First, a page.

Picture this: A high school TV world where all the “populars” rocked blonde locks and the “wannabes” were brunettes, where everyone prepped for The Millennium while dancing to songs by Puff Daddy and sporting sky-high platform shoes. Sound familiar? You’re remembering the cult-classic gem of a series Popular.
Popular premiered on The WB in September 1999 (Math-check: 13 years ago!) starring two high school nemeses Brooke and Sam — Leslie Bibb and Carly Pope — forced to interact upon learning that their parents were getting married. Created by Ryan Murphy and filled with snarky humor and pop-culture infused cutaways, Popular wasn’t just another teen drama — it mocked the genre and itself. Although the show is now considered a groundbreaking hit, Popular only ran for two seasons and left fans with an abrupt cliffhanger that many are still talking about.
Take a look at the show’s iconic opening credits to refresh your memory of the cast, the clothes, and the frosted beauty products.
Sara Rue, who starred on the dramedy as Carmen, the overweight and desperately seeking acceptance best friend, tells Hollywood.com that there are a number of reasons that Popular’s popularity has held up over the years. “Popular came at time when people were dying for a show like that, and the fact that people are still talking about it ten years later is such a huge deal when you think about it.”
Even though the show continues to stay relevant thanks in huge part to Tumblr and Netflix, Rue admits that no one on set would have predicted the show’s long-term success. “We knew that it was cool and we liked what we were doing and we thought what we had to do every day was fun, but I don’t think any of us realized, like, what a weird cult hit it was going to be and that the following would stay so dedicated years and years and years later. That’s really a testament to Ryan and to his talent.”
Before American Horror Story, Glee, or even Nip/Tuck, Ryan Murphy created, wrote and executive produced Popular. “Ryan was great to work with and even at the time when this was kind of like his first thing, you could tell that he had such a vision,” Rue says. From musicals to dramas, horrors to comedies, it now seems that anything Murphy puts his name on turns to ratings gold. “No one else has their hand more on the pulse of the zeitgeist than Ryan Murphy at all times. … He is amazing in terms of knowing what people are interested in and when, and in that moment there is just something about him where he is able to tune into pop culture in a way that nobody else can. I think that is really a gift. It’s amazing, actually.”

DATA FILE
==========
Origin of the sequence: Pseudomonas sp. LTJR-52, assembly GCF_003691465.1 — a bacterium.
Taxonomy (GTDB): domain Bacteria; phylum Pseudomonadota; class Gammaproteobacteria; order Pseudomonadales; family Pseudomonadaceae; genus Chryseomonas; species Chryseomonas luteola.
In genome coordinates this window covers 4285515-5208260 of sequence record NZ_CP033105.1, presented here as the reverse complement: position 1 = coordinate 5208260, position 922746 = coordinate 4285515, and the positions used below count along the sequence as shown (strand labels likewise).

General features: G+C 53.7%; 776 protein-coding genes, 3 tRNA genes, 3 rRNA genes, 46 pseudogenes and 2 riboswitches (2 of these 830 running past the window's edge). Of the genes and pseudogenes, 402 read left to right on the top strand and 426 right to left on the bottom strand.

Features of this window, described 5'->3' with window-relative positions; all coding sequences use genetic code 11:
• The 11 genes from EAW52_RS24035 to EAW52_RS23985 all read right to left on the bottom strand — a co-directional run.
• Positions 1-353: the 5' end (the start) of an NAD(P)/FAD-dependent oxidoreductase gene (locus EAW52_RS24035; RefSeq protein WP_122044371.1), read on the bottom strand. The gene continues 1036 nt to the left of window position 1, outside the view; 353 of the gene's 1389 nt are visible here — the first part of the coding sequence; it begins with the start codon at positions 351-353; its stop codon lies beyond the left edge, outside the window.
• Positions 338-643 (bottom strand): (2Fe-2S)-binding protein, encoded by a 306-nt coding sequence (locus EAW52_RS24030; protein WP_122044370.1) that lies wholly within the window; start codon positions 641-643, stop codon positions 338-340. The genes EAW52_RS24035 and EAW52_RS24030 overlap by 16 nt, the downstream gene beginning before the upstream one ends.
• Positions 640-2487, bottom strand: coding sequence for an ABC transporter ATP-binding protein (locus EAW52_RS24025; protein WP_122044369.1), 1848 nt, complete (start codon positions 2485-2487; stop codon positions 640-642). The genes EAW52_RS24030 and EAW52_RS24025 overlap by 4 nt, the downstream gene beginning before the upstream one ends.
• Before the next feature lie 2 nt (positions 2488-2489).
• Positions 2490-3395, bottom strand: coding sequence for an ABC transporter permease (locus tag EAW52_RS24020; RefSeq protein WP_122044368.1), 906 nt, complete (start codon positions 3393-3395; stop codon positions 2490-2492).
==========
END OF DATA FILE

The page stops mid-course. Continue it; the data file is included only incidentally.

Interestingly enough, when compared side by side, Popular and Glee have extremely similar opening episodes. They both feature a popular blonde challenging an offbeat brunette, the star jock who secretly wants to join the school’s music program, as well as quirky, fast-paced and vicious dialogue. Popular, like Glee, was also known for throwing in a chart-topping musical number and intriguing guest star whenever the plotline needed a dose of wacky fun.
In this classically Popular-esque scene, behold the combination of Jay-Z, Broadway’s Annie, and RuPaul.
In addition to the over-the-top drama, teen angst, and purposeful over-acting, Popular also had the larger-than-life personality of Mary Cherry (Leslie Grossman). Marry Cherry — always referred to by her first and last name — was a Southern belle with a lot of money and even more sass. She could stab you in the back, smile, say something outrageous, and all would be forgiven. Mary Cherry was definitely the comic relief of the show and epitomized the essence of Popular with her pop culture-packed side stories.
Check out Mary Cherry’s giggle-worthy run-in with the “I Know What You Did Last Spring Break” killer in the video below.
However, Popular was more than just silly songs and pop culture parodies — this was a heartfelt show that frequently tackled serious subjects such as domestic abuse, bulimia, alcoholism, and sexual identity. But the most heart-wrenching storyline in the show’s two-season life was without a doubt Harrison’s (Christopher Gorham) battle with leukemia. Fans were presented with a raw and surprisingly realistic look into the life of a teen cancer patient. The show also took a dark turn in the series finale when Brooke’s life was left hanging in the balance after she was purposefully run down with a car by her drunk best friend.
Although it’s been 10 years since our TV screens were graced with the 43 iconic episodes of Popular, the cast members still keep in touch. In fact, the glamazons and the wannabes reunited in October 2012 at the AIDS Walk in Los Angeles.
“Some of the cast members organized it and we all got together,” Rue says. “I’m pregnant so I showed up and walked for a little bit and then I went home because it was really hot that day. But it was really fun to see everybody and almost everybody was able to make it!”
It’s refreshing to see a cast that still tries to reconnect even though they’ve all separated into such far corners of the entertainment spectrum. To paraphrase a classic Mary Cherry quote, the ladies of Popular are smart, they’re witty, and they’ve (still) got asses that rock!
Follow Leanne on Twitter @LeanneAguilera
[Photo Credit: The WB]